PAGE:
Furosemide-induced RAAS activation, in the absence of baroreceptor stimulation, may be attributable to diminished delivery of NaCl to the macula densa,25,26 adrenergic stimulation of the β-receptors of the juxta-glomerular apparatus,27,28 or the direct effect of furosemide on renin release.25 A decrease in glomerular filtration rate results in a diminished delivery of NaCl to the macula densa. The serum phosphorus concentration, which is considered a systemic marker of glomerular filtration rate, initially (day 5) had a significant increase (compared with the baseline value) after the administration of furosemide alone. However, the phosphorus concentration subsequently decreased and was similar to the baseline value at day 10. The serum phosphorus concentration can increase in dogs receiving furosemide, with a subsequent return to baseline values when the circulating volume is corrected.29 It is possible that dogs in the present study had not fully replaced their urinary fluid loss until after day 5. However, in another study15 conducted by our laboratory group, the serum phosphorus concentration in clinically normal dogs did not change after administration of furosemide alone. The small number of dogs, the variation in serum phosphorus concentrations, and the limited number of samples likely contributed to the variation in results between the 2 studies. Serum phosphorus concentration did not change substantially over the course of furosemide and pimobendan administration. Therefore, it is less likely that a decrease in glomular filtration rate resulted in renin release and the observed RAAS activation.

Serum norepinephrine concentrations were not evaluated. Clinically imperceptible enhancement of adrenergic activity may have resulted in β-adrenergic stimulation of the juxtaglomerular apparatus with subsequent release of renin.28 Studies in dogs,27 rats,26 and mice25 have revealed that furosemide stimulates renin release by inhibiting Na-K-Cl cotransporter–dependent NaCl transport across the macula densa cells. These studies revealed a direct effect of furosemide on the macula densa, which results in renin secretion independent of β-adrenergic stimulation, sodium concentration within the tubular lumen, and diminished renal perfusion pressure. Therefore, furosemide-induced RAAS activation in either group was not unexpected given the direct effect of furosemide on the macula densa, regardless of volume status, renal perfusion pressure, and β-adrenergic activity.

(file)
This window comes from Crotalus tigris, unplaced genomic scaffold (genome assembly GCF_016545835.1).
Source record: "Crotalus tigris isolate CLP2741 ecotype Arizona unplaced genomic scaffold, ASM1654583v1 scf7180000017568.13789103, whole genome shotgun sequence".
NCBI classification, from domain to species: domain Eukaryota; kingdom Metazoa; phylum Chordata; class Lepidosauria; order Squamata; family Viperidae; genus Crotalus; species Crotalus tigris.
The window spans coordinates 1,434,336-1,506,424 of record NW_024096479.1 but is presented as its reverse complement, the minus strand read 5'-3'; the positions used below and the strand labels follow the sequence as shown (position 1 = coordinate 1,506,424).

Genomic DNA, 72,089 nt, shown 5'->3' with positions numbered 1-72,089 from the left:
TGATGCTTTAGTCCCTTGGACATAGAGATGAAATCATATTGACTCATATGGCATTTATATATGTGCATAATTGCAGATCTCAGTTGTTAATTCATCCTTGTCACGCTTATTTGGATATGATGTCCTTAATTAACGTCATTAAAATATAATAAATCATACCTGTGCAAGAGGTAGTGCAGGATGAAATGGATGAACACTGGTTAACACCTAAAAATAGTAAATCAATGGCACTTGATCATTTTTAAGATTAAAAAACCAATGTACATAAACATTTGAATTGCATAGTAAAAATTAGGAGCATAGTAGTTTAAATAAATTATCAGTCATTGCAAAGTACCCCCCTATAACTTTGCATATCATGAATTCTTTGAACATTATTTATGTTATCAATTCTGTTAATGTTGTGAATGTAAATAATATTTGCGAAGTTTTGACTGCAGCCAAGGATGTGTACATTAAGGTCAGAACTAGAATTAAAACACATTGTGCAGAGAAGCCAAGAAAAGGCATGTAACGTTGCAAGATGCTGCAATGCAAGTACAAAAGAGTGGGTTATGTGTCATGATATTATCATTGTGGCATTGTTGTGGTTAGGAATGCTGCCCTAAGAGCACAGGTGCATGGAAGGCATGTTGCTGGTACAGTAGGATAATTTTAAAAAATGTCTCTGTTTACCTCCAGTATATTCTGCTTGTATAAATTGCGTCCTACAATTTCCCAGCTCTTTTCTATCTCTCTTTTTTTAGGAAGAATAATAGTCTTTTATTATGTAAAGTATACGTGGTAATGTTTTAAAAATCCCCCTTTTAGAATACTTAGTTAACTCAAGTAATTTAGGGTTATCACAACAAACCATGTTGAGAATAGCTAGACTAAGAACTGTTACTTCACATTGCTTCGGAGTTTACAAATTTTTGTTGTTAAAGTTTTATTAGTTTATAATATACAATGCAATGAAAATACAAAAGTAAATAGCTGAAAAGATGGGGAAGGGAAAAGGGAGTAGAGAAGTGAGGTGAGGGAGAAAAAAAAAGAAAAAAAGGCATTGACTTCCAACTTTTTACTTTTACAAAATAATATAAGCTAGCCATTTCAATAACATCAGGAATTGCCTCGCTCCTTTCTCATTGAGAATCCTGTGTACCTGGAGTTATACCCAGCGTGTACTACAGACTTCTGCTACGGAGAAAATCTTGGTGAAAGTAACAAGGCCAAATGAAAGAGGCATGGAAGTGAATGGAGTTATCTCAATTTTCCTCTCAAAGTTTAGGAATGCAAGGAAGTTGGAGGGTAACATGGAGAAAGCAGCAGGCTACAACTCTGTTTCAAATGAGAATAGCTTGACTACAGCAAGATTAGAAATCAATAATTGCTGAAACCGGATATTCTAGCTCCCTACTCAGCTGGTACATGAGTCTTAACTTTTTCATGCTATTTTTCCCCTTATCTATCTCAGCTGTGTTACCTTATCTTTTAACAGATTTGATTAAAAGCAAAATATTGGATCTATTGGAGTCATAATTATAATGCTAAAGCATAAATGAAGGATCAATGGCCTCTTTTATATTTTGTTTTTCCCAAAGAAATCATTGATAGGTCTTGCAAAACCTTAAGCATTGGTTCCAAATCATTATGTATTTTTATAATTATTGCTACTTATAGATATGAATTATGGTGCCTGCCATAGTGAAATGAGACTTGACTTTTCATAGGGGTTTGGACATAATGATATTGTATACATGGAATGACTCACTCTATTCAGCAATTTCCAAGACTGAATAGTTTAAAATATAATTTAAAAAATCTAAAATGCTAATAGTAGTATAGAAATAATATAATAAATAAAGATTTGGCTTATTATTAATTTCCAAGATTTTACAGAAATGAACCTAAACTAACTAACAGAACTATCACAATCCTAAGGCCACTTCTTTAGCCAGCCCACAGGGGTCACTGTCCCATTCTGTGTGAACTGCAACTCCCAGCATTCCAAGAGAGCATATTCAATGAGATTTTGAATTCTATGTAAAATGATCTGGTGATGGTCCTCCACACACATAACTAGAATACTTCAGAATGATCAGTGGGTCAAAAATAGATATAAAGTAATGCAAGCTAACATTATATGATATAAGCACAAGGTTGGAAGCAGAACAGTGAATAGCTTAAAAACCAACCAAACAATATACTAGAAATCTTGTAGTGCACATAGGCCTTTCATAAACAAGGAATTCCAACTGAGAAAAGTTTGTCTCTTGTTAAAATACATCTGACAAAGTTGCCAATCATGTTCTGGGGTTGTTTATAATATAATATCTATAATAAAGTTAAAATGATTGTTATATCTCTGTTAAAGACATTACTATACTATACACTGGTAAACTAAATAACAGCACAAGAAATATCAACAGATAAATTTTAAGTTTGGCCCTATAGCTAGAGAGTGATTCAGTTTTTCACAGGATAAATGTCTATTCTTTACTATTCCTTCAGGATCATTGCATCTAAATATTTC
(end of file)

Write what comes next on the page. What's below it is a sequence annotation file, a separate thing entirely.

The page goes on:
Studies30–34 in dogs have revealed variable results with respect to RAAS activity and clinical stage of heart disease. This variability may be related to the underlying disease process, stage of the disease, or concomitant cardiac treatment. It has been speculated that dogs with dilated cardiomyopathy may have earlier RAAS activation, compared with activation in dogs with chronic degenerative mitral valve disease.34 Therefore, it is likely that there is RAAS activation prior to the first dose of furosemide in some dogs with decompensated heart disease. As stated previously, standard treatment for CHF includes administration of furosemide,1 which results in rapid activation of the circulating RAAS, as indicated by a rapid increase in plasma and urine concentrations of aldosterone.10,15,35

Chronic RAAS activation has a multitude of deleterious circulatory and tissue effects. Although acute activation of the circulating RAAS is beneficial, resultant chronic elevations in preload and afterload can lead to clinical deterioration and progression of cardiac disease and clinical signs. Activation of the tissue RAAS may follow a time course that differs from that of the circulating RAAS.36 It has been proposed that tissue RAAS may be active prior to the activation of circulating RAAS or for conditions in which pharmacological intervention has suppressed circulating RAAS.37 Formation of tissue angiotensin II leads to pathological myocardial hypertrophy, cardiac fibroblast hyperplasia and collagen biosynthesis, and induction of myocyte apoptosis and promotes vascular remodeling and inflammation.36–39 Multiple double-blinded, randomized, placebo-controlled clinical trials in dogs have indicated the benefits of ACE inhibitors in CHF.5–8